A range of sanctions are up for negotiation if the U.S. achieves “a substantial step” towards denuclearization through the summit between President Donald Trump and North Korean leader Kim Jong Un in Vietnam this week, Secretary of State Mike Pompeo said in an interview Sunday.
Speaking in an interview with CNN’s Jake Tapper, Pompeo insisted that “the core economic sanctions, the sanctions that prevent countries from conducting trade, creating wealth for North Korea, those sanctions are definitely going to remain in place” until complete denuclearization.
But he also said “there are other things we could do – exchanges of people, lots of other ways that North Korea is sanctioned today that if we get a substantial step and move forward we could certainly provide an outlet which would demonstrate our commitment to the process as well.”
Kim Jong Un “promised he’d denuclearize,” Pompeo added. “We hope he’ll make a big step towards that in the week ahead.”
A source familiar with Washington’s position on negotiations told NK News the U.S. has indeed arrived at the position that some sanctions relief will be required in order to keep North Korea at the negotiating table.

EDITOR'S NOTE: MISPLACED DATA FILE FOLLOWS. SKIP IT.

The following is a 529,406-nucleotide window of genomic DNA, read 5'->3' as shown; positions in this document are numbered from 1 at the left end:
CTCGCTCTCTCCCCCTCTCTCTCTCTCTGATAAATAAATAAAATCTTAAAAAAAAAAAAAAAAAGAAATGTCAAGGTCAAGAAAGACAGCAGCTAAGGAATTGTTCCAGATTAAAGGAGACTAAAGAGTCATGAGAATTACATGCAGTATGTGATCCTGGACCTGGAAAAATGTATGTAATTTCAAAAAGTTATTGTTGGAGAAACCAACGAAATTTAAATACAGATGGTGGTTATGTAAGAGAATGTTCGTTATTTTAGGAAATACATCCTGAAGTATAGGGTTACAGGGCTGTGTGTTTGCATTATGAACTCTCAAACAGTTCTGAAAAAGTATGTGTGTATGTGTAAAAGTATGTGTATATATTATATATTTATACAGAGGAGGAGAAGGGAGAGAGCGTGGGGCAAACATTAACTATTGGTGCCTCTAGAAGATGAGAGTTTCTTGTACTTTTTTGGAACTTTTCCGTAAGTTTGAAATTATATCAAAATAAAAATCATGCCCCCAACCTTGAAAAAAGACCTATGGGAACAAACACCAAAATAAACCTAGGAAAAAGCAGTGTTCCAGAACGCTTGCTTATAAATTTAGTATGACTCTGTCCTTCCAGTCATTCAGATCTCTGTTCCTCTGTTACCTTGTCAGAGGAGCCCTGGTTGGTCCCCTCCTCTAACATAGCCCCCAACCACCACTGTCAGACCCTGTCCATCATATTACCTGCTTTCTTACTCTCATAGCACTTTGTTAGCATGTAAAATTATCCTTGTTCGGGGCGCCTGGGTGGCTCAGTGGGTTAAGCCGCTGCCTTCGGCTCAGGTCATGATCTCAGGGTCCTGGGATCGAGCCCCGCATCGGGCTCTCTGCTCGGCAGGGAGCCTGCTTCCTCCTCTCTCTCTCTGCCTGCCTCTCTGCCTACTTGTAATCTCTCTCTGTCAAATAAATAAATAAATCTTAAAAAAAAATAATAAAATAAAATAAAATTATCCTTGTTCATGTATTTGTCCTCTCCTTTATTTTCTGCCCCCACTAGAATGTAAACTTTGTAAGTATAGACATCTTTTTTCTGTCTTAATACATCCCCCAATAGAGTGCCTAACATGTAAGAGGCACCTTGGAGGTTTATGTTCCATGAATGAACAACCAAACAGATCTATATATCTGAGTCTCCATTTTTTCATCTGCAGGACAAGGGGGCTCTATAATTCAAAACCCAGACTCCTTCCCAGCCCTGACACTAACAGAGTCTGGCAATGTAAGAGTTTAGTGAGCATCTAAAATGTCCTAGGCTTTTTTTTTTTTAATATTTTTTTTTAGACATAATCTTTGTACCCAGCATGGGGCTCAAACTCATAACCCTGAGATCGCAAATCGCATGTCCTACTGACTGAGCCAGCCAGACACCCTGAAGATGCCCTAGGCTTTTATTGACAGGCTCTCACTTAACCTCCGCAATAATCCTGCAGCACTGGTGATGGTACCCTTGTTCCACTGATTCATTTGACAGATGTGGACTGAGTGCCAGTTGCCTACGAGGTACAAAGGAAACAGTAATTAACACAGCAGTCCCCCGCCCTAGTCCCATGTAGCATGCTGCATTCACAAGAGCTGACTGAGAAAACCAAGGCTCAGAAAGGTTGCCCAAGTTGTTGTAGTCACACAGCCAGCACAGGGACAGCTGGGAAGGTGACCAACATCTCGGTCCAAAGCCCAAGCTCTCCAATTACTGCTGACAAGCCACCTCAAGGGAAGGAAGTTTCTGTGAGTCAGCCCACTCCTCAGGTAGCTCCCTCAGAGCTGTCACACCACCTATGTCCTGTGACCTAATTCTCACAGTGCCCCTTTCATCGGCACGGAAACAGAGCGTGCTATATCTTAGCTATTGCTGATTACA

The U.S. is as a result hoping to draw focus towards big-ticket, headline items at the summit while loosening some sanctions, but including mechanisms to ensure the measures automatically kick back in if North Korea does not hold up its end of any such agreement, the source added.
The second meeting of Trump and Kim is scheduled to begin this Wednesday in the Vietnamese capital Hanoi, and while it has been billed as a two-day event, Pompeo suggested that will depend on how things go the first day.
“Might be one day, might be two days. I’m confident that if it requires even more time, we’ll commit to that,” the Secretary of State said in another interview on Sunday with Fox News’ Chris Wallace.
Pompeo also sought to temper expectations for summit outcomes in his Sunday interviews, telling Fox News that “I hope we can make a real substantive step forward this week. It may not happen, but I hope that it will.”